- Twist and Shout (Medley-Russell)
- She’s a Woman (Lennon-McCartney)
- I’m a Loser (Lennon-McCartney)
- Can’t Buy Me Love (Lennon-McCartney)
- Baby’s in Black (Lennon-McCartney)
- I Wanna Be Your Man (Lennon-McCartney)
- A Hard Day’s Night (Lennon-McCartney)
- Everybody’s Tryin’ to Be My Baby (Perkins)
- Rock and Roll Music (Berry)
- I Feel Fine (Lennon-McCartney)
- Ticket to Ride (Lennon-McCartney)
- Long Tall Sally (Johnson-Penniman-Blackwell)
Alvarez was editor of the Spanish music magazine "Fonorama", and had met up with Brian Epstein in April 1965 on one of Epstein's frequent visit to Spain, a country he was very fond of. To Alvarez' surprise, Epstein was aware of Fonorama, which had started publication in 1963. Alvarez wanted to know if The Beatles would perform concerts in Spain that year, to which Epstein replied "No." Brian Epstein was a numbers man and had thought that since The Beatles sold so little records in Spain that they weren't very popular there. The Beatles had sold only around 3 800 records in Spain, according to Epstein, whereas their records were selling in hundreds of thousands or millions in other countries. Alvarez then told him that under the current Franco regime, the number of gramophone players in the country was just around 2 000, but these players were put to good use. Putting up speakers in windows, owners of record players would put on records and street parties would form. Alvarez was able to convince Epstein that each copy sold in Spain would be enjoyed by a large audience due to these street parties. Long story short, Epstein relented and The Beatles added Spain to their European tour.
|Fonorama, the magazine Alvarez edited. This is #6 from April, 1964.|
After the interview, Alvarez told Epstein that he wanted to record the concert. He had yet to set up his independent Cocodrilo Records label, but thought that other companies might be interested in releasing the recording. Unusually, Epstein agreed to this, and the pair borrowed the hotel's Olivetti typewriter and drew up a contract with only six lines. Since then, the taped performance has been gathering dust in Alvarez' archives. After the death of John Lennon, Alvarez had talks with then president of EMI records in Spain, Manolo Diaz about releasing the recording, but the two lost touch after Diaz went to Miami and then went on to live in USA.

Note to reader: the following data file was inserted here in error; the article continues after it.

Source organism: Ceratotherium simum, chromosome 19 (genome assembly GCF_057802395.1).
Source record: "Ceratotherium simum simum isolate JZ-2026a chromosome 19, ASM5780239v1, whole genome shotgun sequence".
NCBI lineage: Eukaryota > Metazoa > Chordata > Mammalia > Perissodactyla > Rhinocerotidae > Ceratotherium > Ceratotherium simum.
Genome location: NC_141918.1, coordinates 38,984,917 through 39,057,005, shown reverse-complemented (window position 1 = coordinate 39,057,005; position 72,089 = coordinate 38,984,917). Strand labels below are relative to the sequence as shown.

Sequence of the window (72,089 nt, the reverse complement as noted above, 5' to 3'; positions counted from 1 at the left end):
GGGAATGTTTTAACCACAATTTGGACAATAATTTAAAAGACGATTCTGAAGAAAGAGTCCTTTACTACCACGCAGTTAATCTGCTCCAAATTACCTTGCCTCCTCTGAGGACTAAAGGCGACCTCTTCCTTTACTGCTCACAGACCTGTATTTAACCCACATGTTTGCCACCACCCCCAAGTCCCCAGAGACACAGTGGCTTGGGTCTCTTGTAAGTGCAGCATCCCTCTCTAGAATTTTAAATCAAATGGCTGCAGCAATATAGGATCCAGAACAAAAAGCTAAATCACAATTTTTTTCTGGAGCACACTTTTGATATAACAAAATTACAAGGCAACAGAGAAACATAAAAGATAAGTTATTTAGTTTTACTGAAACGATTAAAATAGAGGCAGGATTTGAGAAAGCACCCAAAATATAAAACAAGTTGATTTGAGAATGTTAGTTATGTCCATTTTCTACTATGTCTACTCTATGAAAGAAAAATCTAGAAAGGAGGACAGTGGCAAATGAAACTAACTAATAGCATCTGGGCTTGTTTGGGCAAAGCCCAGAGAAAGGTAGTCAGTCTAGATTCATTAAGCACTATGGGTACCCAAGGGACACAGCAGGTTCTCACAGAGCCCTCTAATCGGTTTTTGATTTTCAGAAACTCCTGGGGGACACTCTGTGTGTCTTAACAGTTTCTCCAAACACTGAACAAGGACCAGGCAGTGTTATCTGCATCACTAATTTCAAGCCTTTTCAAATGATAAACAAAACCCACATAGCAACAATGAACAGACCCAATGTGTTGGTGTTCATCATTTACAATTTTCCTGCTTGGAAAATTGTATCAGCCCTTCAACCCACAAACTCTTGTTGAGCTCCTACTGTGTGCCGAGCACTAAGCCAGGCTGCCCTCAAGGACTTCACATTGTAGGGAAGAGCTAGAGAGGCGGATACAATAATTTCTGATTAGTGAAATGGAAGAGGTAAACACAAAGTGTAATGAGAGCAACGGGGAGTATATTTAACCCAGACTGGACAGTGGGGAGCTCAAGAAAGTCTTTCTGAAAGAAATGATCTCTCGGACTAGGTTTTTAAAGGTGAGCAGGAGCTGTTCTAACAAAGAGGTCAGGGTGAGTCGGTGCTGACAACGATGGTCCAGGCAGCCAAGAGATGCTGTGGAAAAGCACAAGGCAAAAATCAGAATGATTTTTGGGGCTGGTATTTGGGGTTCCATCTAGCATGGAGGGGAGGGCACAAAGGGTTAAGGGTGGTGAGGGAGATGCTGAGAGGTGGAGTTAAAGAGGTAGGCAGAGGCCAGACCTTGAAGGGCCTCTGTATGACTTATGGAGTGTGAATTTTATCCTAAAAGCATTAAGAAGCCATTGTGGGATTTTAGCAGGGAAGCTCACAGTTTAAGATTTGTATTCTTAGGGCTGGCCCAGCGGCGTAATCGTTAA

|Interview album from Cicadelic Records.|
|Alvarez has also written a book about The Beatles' visit to Spain.|
Life then got in the way, but the upcoming fiftieth anniversary of the concert sparked renewed interest and the project looks like it's finally coming to fruition. And with the current copyright situation in Europe still untested (recordings unreleased after fifty years are entering the public domain), the independent release may prove difficult to stop (see our earlier article about Peacock Records).
Since the recording was semi-professionally made, in stereo, using four microphones and with a relatively small audience (who was described by the Madrid press at the time to have been "sober and serious"), this recording may prove to be an important historical document. Depending on the actual performance by the band, it may actually be an improvement over the 1965 "Hollywood Bowl" numbers that were officially released in 1977.